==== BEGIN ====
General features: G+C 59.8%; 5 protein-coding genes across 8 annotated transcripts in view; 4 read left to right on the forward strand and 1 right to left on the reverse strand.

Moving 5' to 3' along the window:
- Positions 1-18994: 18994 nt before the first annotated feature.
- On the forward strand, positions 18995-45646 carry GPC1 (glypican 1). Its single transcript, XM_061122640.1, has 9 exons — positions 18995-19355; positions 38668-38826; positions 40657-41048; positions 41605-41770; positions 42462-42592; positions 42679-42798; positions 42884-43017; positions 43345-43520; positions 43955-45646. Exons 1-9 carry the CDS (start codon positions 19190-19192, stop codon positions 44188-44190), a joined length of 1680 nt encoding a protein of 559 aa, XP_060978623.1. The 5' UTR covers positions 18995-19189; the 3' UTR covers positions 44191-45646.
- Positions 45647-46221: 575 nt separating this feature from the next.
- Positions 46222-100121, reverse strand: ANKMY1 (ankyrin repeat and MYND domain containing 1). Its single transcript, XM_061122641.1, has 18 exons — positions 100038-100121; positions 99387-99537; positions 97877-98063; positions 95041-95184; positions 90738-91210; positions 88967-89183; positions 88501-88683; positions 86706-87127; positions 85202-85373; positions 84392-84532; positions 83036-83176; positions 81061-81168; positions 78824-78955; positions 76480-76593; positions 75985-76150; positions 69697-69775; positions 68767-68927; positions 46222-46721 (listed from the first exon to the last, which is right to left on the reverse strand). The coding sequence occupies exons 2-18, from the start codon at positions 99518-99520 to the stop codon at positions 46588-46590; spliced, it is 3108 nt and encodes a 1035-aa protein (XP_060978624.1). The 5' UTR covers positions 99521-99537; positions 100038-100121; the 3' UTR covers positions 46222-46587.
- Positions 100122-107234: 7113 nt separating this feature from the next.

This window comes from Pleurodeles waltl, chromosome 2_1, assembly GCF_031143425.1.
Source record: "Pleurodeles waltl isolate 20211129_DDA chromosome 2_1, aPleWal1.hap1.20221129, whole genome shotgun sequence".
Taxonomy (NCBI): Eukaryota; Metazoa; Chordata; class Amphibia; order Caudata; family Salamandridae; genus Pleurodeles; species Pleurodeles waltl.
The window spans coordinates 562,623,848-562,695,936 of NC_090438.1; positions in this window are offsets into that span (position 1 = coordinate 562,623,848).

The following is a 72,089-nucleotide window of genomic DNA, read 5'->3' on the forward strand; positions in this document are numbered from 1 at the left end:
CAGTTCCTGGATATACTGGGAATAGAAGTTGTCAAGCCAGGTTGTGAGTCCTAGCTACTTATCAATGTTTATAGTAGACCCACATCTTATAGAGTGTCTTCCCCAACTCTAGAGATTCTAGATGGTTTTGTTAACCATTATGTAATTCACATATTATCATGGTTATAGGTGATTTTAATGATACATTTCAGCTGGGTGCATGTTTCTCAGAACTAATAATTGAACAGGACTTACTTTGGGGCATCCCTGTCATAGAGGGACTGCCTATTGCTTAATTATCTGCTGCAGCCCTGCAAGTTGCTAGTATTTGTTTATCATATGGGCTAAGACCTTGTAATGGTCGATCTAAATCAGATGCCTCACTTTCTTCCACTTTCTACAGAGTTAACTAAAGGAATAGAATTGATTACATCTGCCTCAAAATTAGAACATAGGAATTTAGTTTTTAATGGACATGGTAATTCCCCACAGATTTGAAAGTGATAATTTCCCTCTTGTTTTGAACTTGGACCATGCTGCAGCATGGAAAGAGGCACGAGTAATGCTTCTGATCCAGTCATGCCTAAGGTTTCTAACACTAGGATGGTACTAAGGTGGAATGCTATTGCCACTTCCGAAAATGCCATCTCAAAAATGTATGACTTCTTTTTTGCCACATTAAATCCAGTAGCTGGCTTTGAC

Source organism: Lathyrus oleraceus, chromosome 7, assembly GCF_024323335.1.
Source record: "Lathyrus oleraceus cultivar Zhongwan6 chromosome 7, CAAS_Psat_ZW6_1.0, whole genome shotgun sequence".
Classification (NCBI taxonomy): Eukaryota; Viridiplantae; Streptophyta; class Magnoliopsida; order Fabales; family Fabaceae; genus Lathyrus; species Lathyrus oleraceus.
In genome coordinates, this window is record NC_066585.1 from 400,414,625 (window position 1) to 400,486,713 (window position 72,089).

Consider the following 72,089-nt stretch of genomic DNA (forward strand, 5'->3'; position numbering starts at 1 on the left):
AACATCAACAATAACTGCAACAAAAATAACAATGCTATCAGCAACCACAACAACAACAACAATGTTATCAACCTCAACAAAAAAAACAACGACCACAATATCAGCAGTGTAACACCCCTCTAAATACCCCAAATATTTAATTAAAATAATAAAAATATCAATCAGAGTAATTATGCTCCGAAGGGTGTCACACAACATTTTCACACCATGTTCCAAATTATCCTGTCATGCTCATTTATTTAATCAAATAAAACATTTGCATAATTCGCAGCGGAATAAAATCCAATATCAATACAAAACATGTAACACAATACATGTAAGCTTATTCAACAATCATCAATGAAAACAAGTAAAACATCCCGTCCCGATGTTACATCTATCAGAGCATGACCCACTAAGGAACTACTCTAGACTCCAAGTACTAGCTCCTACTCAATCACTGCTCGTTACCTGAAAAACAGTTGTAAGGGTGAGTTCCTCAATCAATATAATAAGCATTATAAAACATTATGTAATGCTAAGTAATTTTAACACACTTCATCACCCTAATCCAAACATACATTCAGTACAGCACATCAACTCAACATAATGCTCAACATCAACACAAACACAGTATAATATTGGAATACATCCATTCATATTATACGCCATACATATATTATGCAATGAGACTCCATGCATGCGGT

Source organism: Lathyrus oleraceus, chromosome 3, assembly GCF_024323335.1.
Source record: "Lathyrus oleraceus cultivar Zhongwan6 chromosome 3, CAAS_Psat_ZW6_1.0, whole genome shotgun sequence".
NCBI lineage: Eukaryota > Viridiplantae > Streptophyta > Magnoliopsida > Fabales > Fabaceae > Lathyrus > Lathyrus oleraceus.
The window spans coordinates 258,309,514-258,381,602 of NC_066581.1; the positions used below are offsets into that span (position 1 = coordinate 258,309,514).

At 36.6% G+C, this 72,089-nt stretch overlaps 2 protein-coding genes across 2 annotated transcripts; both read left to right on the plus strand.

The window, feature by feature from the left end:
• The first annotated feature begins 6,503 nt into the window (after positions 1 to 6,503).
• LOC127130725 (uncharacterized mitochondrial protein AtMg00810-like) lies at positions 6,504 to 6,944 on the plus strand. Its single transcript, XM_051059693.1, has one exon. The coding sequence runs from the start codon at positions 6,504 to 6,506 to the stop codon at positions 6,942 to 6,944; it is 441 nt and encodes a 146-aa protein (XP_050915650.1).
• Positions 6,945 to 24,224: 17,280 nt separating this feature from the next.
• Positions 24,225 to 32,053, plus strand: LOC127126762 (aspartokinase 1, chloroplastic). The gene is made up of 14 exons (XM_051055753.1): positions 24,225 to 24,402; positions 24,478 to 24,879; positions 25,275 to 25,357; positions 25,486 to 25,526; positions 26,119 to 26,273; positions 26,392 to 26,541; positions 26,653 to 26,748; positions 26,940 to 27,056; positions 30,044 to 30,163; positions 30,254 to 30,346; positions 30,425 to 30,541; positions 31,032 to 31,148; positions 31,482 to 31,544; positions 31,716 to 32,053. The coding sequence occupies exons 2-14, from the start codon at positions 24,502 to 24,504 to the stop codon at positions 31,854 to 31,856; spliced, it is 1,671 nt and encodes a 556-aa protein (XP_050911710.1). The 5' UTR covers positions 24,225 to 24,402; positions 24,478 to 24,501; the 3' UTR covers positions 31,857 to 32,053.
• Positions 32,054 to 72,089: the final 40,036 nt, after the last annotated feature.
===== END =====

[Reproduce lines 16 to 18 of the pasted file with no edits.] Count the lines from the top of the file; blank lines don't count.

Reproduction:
Classification (NCBI taxonomy): Eukaryota; Viridiplantae; Streptophyta; class Magnoliopsida; order Fabales; family Fabaceae; genus Lathyrus; species Lathyrus oleraceus.
In genome coordinates, this window is record NC_066585.1 from 400,414,625 (window position 1) to 400,486,713 (window position 72,089).

Consider the following 72,089-nt stretch of genomic DNA (forward strand, 5'->3'; position numbering starts at 1 on the left):